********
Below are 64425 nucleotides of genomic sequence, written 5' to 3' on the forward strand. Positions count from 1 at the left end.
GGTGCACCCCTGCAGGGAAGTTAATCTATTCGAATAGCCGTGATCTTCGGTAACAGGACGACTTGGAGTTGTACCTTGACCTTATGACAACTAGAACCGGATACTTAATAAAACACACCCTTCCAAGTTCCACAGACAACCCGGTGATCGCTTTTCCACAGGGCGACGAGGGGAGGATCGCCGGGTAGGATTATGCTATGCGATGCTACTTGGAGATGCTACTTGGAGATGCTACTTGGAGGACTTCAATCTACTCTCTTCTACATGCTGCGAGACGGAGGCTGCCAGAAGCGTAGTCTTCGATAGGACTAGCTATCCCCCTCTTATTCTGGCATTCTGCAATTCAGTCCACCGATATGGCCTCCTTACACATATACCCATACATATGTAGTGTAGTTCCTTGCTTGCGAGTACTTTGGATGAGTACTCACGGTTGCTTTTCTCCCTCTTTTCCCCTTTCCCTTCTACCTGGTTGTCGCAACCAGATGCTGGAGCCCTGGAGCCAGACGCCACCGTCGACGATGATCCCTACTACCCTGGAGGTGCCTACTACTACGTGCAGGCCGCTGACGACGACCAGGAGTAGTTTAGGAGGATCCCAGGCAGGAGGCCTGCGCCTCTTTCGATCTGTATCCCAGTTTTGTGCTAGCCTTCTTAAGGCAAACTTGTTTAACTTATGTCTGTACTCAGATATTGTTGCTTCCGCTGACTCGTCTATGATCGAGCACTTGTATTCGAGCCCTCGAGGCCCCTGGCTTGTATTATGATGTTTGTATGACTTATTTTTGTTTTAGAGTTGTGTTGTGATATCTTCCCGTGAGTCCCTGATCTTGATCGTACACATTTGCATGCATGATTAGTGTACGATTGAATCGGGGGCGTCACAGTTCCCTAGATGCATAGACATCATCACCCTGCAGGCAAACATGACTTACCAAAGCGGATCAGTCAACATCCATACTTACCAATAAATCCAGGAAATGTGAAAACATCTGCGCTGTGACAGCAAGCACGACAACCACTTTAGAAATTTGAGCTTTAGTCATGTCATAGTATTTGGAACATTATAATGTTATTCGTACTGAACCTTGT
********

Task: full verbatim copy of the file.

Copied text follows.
Below are 64425 nucleotides of genomic sequence, written 5' to 3' on the forward strand. Positions count from 1 at the left end.
GGTGCACCCCTGCAGGGAAGTTAATCTATTCGAATAGCCGTGATCTTCGGTAACAGGACGACTTGGAGTTGTACCTTGACCTTATGACAACTAGAACCGGATACTTAATAAAACACACCCTTCCAAGTTCCACAGACAACCCGGTGATCGCTTTTCCACAGGGCGACGAGGGGAGGATCGCCGGGTAGGATTATGCTATGCGATGCTACTTGGAGATGCTACTTGGAGATGCTACTTGGAGGACTTCAATCTACTCTCTTCTACATGCTGCGAGACGGAGGCTGCCAGAAGCGTAGTCTTCGATAGGACTAGCTATCCCCCTCTTATTCTGGCATTCTGCAATTCAGTCCACCGATATGGCCTCCTTACACATATACCCATACATATGTAGTGTAGTTCCTTGCTTGCGAGTACTTTGGATGAGTACTCACGGTTGCTTTTCTCCCTCTTTTCCCCTTTCCCTTCTACCTGGTTGTCGCAACCAGATGCTGGAGCCCTGGAGCCAGACGCCACCGTCGACGATGATCCCTACTACCCTGGAGGTGCCTACTACTACGTGCAGGCCGCTGACGACGACCAGGAGTAGTTTAGGAGGATCCCAGGCAGGAGGCCTGCGCCTCTTTCGATCTGTATCCCAGTTTTGTGCTAGCCTTCTTAAGGCAAACTTGTTTAACTTATGTCTGTACTCAGATATTGTTGCTTCCGCTGACTCGTCTATGATCGAGCACTTGTATTCGAGCCCTCGAGGCCCCTGGCTTGTATTATGATGTTTGTATGACTTATTTTTGTTTTAGAGTTGTGTTGTGATATCTTCCCGTGAGTCCCTGATCTTGATCGTACACATTTGCATGCATGATTAGTGTACGATTGAATCGGGGGCGTCACAGTTCCCTAGATGCATAGACATCATCACCCTGCAGGCAAACATGACTTACCAAAGCGGATCAGTCAACATCCATACTTACCAATAAATCCAGGAAATGTGAAAACATCTGCGCTGTGACAGCAAGCACGACAACCACTTTAGAAATTTGAGCTTTAGTCATGTCATAGTATTTGGAACATTATAATGTTATTCGTACTGAACCTTGT